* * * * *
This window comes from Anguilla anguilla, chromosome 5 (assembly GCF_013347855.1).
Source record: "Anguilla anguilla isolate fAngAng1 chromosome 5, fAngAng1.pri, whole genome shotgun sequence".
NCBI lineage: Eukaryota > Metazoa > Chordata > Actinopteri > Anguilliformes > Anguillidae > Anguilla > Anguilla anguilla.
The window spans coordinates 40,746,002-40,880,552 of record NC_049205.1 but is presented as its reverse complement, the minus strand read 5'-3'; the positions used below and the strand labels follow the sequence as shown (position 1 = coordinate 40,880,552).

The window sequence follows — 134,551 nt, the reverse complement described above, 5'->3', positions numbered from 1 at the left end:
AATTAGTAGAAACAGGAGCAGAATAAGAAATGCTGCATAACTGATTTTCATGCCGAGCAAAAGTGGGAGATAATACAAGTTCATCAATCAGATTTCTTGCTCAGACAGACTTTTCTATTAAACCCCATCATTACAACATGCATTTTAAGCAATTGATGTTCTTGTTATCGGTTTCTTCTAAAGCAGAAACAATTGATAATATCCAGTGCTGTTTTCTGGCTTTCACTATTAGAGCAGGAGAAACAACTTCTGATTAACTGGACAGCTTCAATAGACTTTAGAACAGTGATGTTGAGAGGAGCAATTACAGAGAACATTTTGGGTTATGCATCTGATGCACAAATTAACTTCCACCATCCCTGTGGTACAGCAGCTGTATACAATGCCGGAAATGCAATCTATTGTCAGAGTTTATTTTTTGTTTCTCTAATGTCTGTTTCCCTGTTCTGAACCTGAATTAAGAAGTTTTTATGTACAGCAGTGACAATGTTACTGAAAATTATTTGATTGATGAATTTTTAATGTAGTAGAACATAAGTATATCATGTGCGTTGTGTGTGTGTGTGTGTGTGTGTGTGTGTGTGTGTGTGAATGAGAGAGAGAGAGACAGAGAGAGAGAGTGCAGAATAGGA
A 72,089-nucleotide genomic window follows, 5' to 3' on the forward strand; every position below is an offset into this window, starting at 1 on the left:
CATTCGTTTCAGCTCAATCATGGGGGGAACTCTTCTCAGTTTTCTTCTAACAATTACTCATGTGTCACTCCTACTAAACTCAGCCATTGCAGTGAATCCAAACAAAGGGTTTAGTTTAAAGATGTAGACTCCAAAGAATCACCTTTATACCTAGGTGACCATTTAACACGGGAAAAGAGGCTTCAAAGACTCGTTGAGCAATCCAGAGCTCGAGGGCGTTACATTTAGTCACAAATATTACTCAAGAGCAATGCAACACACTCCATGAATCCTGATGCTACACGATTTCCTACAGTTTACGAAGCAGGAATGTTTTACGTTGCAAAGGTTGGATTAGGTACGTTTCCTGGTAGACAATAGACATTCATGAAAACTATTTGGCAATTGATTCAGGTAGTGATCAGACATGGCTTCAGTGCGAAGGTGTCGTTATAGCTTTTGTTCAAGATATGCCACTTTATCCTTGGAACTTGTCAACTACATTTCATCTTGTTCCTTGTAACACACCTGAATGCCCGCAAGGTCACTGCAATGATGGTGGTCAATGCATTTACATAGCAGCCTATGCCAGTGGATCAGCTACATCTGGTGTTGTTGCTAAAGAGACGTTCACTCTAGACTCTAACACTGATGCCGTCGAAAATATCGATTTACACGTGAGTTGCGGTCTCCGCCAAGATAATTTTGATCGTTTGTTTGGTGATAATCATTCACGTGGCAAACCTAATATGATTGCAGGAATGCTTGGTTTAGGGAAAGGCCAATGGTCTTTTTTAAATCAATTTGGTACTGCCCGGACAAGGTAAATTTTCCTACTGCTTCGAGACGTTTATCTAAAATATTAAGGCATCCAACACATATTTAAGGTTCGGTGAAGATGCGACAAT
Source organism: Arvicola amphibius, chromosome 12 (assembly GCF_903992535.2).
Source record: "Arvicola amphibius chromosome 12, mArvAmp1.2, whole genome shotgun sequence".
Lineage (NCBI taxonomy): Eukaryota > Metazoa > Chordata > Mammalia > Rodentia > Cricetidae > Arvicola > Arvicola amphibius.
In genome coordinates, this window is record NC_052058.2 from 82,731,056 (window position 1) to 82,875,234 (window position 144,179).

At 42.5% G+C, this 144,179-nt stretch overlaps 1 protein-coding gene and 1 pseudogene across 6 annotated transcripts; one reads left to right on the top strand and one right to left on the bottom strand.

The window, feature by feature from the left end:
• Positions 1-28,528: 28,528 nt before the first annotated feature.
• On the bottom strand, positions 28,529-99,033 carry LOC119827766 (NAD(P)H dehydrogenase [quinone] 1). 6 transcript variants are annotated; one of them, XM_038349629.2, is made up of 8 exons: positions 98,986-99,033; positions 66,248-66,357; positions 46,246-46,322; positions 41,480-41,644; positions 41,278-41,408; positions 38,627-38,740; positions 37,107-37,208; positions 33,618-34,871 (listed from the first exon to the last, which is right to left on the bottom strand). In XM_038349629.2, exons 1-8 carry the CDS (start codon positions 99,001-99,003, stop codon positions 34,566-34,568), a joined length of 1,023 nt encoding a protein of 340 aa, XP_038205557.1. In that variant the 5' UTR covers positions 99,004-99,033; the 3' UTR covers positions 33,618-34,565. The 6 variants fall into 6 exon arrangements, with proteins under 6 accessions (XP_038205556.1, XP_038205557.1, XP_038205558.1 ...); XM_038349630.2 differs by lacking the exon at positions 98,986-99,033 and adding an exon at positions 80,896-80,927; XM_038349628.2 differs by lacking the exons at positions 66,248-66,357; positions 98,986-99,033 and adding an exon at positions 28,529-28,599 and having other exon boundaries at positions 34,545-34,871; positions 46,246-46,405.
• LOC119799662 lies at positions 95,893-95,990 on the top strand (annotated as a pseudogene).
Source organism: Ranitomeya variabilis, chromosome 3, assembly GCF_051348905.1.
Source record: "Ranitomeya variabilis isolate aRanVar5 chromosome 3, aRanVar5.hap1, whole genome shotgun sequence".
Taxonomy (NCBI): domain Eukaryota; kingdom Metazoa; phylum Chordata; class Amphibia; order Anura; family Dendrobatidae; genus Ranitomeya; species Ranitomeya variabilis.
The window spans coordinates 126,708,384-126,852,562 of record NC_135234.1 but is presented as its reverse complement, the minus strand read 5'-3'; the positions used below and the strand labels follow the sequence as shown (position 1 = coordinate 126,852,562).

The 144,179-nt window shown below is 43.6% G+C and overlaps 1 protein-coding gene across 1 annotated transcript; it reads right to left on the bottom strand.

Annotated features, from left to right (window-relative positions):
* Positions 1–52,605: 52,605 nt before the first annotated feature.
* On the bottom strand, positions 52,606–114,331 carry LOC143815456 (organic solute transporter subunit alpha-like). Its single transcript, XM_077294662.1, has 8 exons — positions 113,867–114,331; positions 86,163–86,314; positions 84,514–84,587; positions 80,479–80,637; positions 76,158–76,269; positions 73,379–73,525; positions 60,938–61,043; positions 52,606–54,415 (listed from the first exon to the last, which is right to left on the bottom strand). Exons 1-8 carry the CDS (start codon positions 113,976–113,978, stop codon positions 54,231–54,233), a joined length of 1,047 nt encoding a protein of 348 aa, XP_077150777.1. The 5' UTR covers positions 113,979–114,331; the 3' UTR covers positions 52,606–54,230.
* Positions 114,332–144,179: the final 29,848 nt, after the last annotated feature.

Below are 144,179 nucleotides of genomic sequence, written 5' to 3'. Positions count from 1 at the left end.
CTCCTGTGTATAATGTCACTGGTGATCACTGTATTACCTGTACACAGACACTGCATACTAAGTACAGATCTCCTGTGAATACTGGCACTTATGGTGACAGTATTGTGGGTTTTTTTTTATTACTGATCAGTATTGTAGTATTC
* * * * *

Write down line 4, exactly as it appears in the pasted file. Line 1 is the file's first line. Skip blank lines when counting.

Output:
The window spans coordinates 40,746,002-40,880,552 of record NC_049205.1 but is presented as its reverse complement, the minus strand read 5'-3'; the positions used below and the strand labels follow the sequence as shown (position 1 = coordinate 40,880,552).